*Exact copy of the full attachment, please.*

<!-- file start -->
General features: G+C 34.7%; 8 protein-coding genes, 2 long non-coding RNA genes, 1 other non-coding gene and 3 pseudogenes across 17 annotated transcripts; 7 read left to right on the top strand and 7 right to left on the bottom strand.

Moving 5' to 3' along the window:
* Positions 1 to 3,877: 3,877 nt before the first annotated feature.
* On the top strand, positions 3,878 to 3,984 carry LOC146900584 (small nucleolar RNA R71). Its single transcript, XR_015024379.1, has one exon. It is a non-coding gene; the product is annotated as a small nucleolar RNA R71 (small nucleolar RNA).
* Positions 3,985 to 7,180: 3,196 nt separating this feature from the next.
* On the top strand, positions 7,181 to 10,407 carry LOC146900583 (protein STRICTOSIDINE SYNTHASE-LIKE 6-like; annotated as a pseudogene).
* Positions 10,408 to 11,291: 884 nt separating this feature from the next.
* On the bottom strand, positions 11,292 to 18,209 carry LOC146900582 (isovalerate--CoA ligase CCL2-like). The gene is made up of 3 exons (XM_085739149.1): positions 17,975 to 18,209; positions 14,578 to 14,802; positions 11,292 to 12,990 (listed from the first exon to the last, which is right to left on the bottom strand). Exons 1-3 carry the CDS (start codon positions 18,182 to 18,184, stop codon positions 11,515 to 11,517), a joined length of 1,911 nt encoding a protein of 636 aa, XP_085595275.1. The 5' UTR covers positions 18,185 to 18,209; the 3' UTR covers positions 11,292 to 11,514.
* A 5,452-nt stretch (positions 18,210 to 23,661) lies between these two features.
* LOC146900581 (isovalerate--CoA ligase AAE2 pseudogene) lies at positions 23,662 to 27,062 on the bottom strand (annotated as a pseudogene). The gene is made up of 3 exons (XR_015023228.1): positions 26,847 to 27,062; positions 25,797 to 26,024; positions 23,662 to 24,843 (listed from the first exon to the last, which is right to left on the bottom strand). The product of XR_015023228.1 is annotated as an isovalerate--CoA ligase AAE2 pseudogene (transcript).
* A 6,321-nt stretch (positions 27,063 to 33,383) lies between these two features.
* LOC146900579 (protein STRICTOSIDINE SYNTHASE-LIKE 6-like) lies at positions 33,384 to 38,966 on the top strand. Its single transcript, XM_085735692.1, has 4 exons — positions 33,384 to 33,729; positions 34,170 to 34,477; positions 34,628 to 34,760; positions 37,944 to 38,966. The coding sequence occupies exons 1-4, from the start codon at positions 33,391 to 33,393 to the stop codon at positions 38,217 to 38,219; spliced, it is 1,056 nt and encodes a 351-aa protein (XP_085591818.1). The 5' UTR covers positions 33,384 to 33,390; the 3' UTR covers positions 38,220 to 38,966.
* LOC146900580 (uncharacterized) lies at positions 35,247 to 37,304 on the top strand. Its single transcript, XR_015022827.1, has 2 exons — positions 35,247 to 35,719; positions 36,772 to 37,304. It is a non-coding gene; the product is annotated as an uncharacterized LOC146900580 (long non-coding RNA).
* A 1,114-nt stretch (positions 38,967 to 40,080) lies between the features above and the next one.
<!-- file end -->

General features: G+C 34.7%; 8 protein-coding genes, 2 long non-coding RNA genes, 1 other non-coding gene and 3 pseudogenes across 17 annotated transcripts; 7 read left to right on the top strand and 7 right to left on the bottom strand.

Moving 5' to 3' along the window:
* Positions 1 to 3,877: 3,877 nt before the first annotated feature.
* On the top strand, positions 3,878 to 3,984 carry LOC146900584 (small nucleolar RNA R71). Its single transcript, XR_015024379.1, has one exon. It is a non-coding gene; the product is annotated as a small nucleolar RNA R71 (small nucleolar RNA).
* Positions 3,985 to 7,180: 3,196 nt separating this feature from the next.
* On the top strand, positions 7,181 to 10,407 carry LOC146900583 (protein STRICTOSIDINE SYNTHASE-LIKE 6-like; annotated as a pseudogene).
* Positions 10,408 to 11,291: 884 nt separating this feature from the next.
* On the bottom strand, positions 11,292 to 18,209 carry LOC146900582 (isovalerate--CoA ligase CCL2-like). The gene is made up of 3 exons (XM_085739149.1): positions 17,975 to 18,209; positions 14,578 to 14,802; positions 11,292 to 12,990 (listed from the first exon to the last, which is right to left on the bottom strand). Exons 1-3 carry the CDS (start codon positions 18,182 to 18,184, stop codon positions 11,515 to 11,517), a joined length of 1,911 nt encoding a protein of 636 aa, XP_085595275.1. The 5' UTR covers positions 18,185 to 18,209; the 3' UTR covers positions 11,292 to 11,514.
* A 5,452-nt stretch (positions 18,210 to 23,661) lies between these two features.
* LOC146900581 (isovalerate--CoA ligase AAE2 pseudogene) lies at positions 23,662 to 27,062 on the bottom strand (annotated as a pseudogene). The gene is made up of 3 exons (XR_015023228.1): positions 26,847 to 27,062; positions 25,797 to 26,024; positions 23,662 to 24,843 (listed from the first exon to the last, which is right to left on the bottom strand). The product of XR_015023228.1 is annotated as an isovalerate--CoA ligase AAE2 pseudogene (transcript).
* A 6,321-nt stretch (positions 27,063 to 33,383) lies between these two features.
* LOC146900579 (protein STRICTOSIDINE SYNTHASE-LIKE 6-like) lies at positions 33,384 to 38,966 on the top strand. Its single transcript, XM_085735692.1, has 4 exons — positions 33,384 to 33,729; positions 34,170 to 34,477; positions 34,628 to 34,760; positions 37,944 to 38,966. The coding sequence occupies exons 1-4, from the start codon at positions 33,391 to 33,393 to the stop codon at positions 38,217 to 38,219; spliced, it is 1,056 nt and encodes a 351-aa protein (XP_085591818.1). The 5' UTR covers positions 33,384 to 33,390; the 3' UTR covers positions 38,220 to 38,966.
* LOC146900580 (uncharacterized) lies at positions 35,247 to 37,304 on the top strand. Its single transcript, XR_015022827.1, has 2 exons — positions 35,247 to 35,719; positions 36,772 to 37,304. It is a non-coding gene; the product is annotated as an uncharacterized LOC146900580 (long non-coding RNA).
* A 1,114-nt stretch (positions 38,967 to 40,080) lies between the features above and the next one.